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Sustainable Life: Eight gifts that are easy to make

Mia Swainson

I’ve forgotten another important birthday again. Help!

I’ve just got time to get to the shops and grab a bottle of wine or some chocolate. There’ll be a gift, a token. Mass produced. At least I remembered something!

Gifts are my way of letting friends know that they’re special to me. They say thank you for brightening my world. Thank you for having my children when I had to work.

I like gifts to say “thank you” from my heart. So what better way to do this, than to make my gift at home? It’s an easy way to infuse love into every gift. Best of all, there are plenty of simple gifts that you can make in bulk. No more last minute trips to the shops, just grab something from the cupboard that already comes with love!

Making gifts at home is also better for the planet. You can reuse materials and source ingredients locally. Beautiful!

Here are eight fresh ideas for gifts that you can make at home.

Strawberry Jam

Scones with jam and cream and sponge cake with jam filling, delicious!

Strawberry jam is the best. Here’s how I make it. Firstly, pick-up a tray of jam making strawberries at the EPIC Farmer’s markets for $10.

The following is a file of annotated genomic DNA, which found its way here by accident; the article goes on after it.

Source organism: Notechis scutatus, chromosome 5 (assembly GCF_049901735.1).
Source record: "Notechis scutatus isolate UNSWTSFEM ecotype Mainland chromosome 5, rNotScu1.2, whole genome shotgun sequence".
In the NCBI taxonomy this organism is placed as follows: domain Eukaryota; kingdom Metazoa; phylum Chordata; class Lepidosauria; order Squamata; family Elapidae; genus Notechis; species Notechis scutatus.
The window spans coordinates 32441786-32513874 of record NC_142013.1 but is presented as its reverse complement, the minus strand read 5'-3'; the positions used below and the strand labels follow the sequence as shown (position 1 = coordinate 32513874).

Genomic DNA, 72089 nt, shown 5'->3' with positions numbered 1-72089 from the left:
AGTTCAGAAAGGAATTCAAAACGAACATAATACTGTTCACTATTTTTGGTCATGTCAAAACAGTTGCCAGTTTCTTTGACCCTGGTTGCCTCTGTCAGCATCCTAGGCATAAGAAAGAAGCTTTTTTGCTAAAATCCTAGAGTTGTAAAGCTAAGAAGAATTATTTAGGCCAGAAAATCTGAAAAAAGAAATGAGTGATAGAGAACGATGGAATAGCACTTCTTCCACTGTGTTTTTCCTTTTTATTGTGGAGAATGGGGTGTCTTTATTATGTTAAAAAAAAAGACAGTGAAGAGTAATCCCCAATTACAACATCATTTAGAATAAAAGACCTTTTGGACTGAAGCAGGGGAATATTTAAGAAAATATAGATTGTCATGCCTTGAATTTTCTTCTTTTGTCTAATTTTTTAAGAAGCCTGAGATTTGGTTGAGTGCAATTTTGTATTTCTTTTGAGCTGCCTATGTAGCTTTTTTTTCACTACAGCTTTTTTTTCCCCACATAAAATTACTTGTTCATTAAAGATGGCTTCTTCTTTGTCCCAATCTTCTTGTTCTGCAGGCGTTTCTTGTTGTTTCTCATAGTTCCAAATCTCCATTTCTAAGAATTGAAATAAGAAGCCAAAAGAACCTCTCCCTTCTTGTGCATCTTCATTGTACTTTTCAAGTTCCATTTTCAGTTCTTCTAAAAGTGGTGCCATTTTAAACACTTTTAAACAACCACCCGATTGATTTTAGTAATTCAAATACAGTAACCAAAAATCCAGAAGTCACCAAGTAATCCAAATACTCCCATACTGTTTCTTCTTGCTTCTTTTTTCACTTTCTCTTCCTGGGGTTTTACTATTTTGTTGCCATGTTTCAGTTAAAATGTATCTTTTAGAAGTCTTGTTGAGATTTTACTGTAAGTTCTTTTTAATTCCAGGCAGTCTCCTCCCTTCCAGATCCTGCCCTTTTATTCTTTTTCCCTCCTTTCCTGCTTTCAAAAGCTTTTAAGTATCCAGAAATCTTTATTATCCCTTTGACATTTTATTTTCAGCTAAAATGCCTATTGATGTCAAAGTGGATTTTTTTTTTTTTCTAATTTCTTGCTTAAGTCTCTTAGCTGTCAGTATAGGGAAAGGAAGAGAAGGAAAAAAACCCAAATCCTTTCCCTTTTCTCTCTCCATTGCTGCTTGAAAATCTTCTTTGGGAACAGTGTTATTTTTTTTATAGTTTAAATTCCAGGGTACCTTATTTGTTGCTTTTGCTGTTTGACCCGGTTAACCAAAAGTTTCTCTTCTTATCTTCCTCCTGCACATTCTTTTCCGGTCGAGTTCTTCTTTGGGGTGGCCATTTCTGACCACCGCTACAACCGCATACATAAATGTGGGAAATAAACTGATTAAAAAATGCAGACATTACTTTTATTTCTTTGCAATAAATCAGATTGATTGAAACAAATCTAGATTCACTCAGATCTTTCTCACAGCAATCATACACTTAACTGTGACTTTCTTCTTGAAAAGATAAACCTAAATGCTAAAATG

Trim and wash the strawberries, then roughly chop them up and put them into a saucepan. Add an equal weight of sugar, the peel from a lemon and Jamsetta. Adjust the amount of Jamsetta to the weight of your fruit and sugar. Bring this mixture to the boil for 5 – 10 mins, skim off the ‘froth’ and bottle in sterilised jars.

If it doesn’t set, don’t worry… it’s strawberry pancake syrup!

Lemon butter

Vintage. Chic. Love it!

Easier to make than you think… I made my first batch aged 10. The trick is patience.

Firstly, prepare ½ cup lemon juice, two teaspoons of grated lemon rind and 125 g of cubed butter. Set them aside. Then whisk 4 eggs with ¾ cup of castor sugar on top of a double boiler. Keep whisking until they’re well combined and the mixture thickens (this is the patience bit). Then, as soon as the mixture thickens, add the lemon juice, lemon rind and butter. Whisk until it’s well combined. Bottle and store in the fridge.

Best eaten with strawberries and cream.

Caramelised balsamic vinegar

Amazing on salads or vegetables. It’s strong, sweet and easy to make. Bring three cups of balsamic vinegar to the boil. Stir through two cups of brown sugar, then reduce to a simmer.

Simmer for 30 – 40 mins, until the mixture has reduced by half. Place in small, sterilised bottles.

Gingerbread

This is a staple children’s’ gift in our house, especially at Christmas time. I have found that almost any age can infuse their love by stirring, pouring or cutting out shapes.

Our standard gingerbread recipe involves combining 125g of melted butter with half a cup of brown sugar and an egg. We then stir through 2 ½ cups of plain flour, 1 tablespoon of ground ginger and 1 teaspoon of mixed spices. This kneads into a dough that we let rest for 30 minutes, before rolling it out and cutting shapes. Hearts and stars are my favourite.

Beeswax sandwich wraps

These brilliant wraps are a reusable substitute for plastic wrap. Larger wraps have an incredible ability to extend the life of preservative free sour dough. I reuse clothing or sheets as the base material. A thinly woven cotton works best.